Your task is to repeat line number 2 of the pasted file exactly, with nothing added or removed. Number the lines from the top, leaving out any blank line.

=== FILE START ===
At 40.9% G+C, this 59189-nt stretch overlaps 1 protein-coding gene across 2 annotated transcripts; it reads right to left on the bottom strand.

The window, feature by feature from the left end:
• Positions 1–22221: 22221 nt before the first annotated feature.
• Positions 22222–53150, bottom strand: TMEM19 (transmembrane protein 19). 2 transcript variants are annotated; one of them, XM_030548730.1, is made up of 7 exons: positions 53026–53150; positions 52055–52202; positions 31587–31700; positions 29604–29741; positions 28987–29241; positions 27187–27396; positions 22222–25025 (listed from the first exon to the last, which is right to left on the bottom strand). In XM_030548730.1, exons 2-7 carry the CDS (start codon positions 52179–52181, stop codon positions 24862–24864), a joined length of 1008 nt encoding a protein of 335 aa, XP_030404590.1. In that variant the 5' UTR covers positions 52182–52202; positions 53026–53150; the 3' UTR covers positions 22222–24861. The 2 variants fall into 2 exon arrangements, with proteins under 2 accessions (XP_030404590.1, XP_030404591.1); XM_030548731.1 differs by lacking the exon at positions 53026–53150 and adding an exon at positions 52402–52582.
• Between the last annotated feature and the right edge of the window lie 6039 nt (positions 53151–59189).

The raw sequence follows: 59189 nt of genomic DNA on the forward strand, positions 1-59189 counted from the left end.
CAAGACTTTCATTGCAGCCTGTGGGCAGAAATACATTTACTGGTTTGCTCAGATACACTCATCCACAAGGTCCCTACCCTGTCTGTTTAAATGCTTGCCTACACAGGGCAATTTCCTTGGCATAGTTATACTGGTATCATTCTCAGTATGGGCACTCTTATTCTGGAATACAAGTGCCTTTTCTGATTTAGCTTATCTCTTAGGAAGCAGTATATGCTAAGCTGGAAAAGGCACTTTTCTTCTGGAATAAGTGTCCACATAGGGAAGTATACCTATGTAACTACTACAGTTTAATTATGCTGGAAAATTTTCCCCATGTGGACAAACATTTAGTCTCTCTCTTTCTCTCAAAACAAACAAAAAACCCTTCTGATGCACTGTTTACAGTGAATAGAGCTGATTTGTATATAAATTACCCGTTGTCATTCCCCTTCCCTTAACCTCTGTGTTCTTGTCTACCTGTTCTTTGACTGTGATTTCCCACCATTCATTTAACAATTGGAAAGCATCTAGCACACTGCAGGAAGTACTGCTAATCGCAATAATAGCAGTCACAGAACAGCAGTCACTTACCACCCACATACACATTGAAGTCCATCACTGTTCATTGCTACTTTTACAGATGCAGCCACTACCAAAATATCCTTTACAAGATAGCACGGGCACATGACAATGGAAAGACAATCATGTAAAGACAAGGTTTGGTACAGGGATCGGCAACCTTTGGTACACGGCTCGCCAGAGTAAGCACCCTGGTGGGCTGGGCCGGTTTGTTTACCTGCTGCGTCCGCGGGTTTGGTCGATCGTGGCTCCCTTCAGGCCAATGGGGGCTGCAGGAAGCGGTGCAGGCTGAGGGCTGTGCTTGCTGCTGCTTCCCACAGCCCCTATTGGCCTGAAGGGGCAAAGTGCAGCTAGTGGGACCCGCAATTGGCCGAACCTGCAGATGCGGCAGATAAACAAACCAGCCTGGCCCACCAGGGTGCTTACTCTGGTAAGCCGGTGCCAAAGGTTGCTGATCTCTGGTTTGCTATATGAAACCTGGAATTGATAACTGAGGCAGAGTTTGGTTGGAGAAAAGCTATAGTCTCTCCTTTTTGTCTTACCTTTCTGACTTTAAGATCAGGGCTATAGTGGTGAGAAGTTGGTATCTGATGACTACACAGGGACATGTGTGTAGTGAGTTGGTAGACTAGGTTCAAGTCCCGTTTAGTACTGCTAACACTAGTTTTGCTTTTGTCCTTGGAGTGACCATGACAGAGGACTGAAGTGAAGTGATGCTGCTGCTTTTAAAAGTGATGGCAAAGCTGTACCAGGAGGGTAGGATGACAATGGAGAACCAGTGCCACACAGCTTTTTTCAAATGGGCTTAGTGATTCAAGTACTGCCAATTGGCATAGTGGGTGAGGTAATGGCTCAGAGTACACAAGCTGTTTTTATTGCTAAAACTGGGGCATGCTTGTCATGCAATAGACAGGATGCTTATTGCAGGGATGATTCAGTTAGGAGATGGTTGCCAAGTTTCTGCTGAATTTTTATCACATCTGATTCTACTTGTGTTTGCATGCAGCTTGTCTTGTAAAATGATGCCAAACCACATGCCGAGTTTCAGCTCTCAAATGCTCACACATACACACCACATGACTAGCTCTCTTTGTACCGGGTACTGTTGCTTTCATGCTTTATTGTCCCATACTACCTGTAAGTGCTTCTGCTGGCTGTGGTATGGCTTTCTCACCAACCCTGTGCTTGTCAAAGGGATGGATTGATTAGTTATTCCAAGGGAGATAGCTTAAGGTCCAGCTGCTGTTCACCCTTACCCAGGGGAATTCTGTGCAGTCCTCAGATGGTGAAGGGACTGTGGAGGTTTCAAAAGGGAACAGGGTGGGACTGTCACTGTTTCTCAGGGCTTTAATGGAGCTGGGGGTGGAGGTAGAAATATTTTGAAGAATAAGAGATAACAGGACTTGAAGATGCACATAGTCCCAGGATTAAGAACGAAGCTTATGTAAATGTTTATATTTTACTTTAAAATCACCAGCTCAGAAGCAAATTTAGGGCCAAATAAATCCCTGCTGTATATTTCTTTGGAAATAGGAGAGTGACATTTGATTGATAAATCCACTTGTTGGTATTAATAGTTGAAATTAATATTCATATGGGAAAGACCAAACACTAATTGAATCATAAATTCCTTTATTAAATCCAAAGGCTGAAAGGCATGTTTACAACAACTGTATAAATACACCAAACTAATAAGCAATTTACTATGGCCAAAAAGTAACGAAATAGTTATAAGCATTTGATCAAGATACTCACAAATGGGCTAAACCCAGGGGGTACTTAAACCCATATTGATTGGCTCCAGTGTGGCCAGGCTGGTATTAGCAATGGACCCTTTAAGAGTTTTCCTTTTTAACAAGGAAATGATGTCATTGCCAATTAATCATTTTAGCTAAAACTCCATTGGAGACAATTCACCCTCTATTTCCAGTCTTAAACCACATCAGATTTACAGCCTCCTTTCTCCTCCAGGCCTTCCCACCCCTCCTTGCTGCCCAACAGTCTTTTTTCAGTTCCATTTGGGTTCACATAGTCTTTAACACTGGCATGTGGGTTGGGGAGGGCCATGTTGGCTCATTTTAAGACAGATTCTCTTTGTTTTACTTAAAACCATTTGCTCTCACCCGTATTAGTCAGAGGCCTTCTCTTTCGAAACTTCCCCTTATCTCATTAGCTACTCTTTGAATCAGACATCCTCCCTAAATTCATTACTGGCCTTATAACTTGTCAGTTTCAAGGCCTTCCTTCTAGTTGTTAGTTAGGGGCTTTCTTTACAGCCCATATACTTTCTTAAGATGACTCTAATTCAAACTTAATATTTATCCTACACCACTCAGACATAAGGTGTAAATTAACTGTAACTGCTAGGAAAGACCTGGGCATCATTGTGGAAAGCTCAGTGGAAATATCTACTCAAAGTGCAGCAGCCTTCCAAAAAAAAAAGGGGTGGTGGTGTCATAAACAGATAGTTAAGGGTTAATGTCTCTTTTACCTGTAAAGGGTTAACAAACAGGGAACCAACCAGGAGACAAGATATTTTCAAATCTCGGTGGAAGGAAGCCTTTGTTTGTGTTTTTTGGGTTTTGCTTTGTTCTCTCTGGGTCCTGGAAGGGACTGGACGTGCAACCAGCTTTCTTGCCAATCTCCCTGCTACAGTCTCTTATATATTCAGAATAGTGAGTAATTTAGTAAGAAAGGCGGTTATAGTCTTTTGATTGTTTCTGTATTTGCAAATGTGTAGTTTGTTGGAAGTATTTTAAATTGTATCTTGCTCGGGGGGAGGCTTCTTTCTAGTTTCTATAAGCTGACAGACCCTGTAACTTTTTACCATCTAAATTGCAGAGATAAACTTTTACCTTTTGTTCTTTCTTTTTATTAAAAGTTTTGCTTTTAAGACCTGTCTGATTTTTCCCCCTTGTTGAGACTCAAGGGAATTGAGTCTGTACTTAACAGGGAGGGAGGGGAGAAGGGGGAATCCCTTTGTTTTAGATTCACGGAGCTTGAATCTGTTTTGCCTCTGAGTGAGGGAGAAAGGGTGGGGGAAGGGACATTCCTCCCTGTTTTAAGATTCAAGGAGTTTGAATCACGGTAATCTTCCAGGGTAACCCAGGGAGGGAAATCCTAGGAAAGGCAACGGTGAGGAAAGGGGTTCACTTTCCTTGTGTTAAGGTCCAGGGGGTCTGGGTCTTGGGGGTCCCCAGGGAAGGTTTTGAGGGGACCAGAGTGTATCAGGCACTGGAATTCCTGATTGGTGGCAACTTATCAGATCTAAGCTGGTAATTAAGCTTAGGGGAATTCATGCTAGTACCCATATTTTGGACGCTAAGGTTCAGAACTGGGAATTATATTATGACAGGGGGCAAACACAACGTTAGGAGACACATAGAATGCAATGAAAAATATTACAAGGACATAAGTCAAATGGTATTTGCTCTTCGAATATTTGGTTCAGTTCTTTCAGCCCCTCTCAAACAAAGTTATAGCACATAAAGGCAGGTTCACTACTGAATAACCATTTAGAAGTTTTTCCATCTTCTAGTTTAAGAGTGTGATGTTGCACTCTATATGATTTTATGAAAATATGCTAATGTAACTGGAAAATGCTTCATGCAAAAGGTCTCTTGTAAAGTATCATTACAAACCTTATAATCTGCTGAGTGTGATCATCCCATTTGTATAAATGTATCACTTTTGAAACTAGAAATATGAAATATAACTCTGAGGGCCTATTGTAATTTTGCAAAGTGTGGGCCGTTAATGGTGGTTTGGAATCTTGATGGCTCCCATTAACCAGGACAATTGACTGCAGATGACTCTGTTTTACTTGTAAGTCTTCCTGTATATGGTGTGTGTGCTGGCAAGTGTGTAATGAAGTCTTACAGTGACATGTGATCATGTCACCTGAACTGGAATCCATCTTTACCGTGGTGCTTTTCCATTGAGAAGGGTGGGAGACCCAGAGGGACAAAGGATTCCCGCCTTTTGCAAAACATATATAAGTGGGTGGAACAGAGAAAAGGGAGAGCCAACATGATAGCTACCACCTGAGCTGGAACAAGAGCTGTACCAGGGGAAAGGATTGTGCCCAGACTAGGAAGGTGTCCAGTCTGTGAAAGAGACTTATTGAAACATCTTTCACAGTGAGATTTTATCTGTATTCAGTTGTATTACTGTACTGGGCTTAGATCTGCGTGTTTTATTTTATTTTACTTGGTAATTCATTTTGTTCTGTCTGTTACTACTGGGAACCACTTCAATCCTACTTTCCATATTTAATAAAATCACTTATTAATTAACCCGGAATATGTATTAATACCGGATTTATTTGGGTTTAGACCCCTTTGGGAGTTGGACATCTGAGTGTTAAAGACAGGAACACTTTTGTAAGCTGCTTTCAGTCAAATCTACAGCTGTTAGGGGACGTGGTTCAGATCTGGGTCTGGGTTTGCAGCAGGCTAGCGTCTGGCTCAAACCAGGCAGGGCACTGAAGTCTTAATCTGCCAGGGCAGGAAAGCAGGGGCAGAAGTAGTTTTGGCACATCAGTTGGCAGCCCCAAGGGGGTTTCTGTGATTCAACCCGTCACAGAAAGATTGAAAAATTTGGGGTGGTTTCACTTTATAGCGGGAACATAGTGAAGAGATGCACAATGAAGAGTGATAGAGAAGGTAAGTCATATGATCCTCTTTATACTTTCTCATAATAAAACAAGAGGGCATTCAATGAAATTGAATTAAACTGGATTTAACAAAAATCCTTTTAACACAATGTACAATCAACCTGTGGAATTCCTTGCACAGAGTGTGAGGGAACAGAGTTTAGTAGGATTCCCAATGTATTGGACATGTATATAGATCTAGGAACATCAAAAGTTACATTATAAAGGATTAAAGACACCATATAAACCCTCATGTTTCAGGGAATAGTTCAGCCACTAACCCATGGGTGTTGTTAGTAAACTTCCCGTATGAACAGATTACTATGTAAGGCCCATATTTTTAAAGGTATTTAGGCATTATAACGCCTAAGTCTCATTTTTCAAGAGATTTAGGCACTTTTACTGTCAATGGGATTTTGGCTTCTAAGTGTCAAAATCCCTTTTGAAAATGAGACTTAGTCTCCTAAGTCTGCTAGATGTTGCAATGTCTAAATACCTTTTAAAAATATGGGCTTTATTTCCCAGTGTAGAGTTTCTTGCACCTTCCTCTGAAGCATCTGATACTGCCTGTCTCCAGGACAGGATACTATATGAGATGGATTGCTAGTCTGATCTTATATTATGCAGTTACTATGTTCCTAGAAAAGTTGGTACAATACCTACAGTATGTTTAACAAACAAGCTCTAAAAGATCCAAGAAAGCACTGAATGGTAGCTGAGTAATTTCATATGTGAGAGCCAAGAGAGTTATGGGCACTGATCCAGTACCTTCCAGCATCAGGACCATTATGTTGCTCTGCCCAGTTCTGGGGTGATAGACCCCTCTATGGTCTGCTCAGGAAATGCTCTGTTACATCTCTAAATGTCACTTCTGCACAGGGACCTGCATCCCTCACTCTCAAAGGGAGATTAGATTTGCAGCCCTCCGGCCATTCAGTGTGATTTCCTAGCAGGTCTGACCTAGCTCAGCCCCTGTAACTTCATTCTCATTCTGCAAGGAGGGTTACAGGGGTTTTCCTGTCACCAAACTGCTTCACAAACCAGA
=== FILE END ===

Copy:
The window, feature by feature from the left end: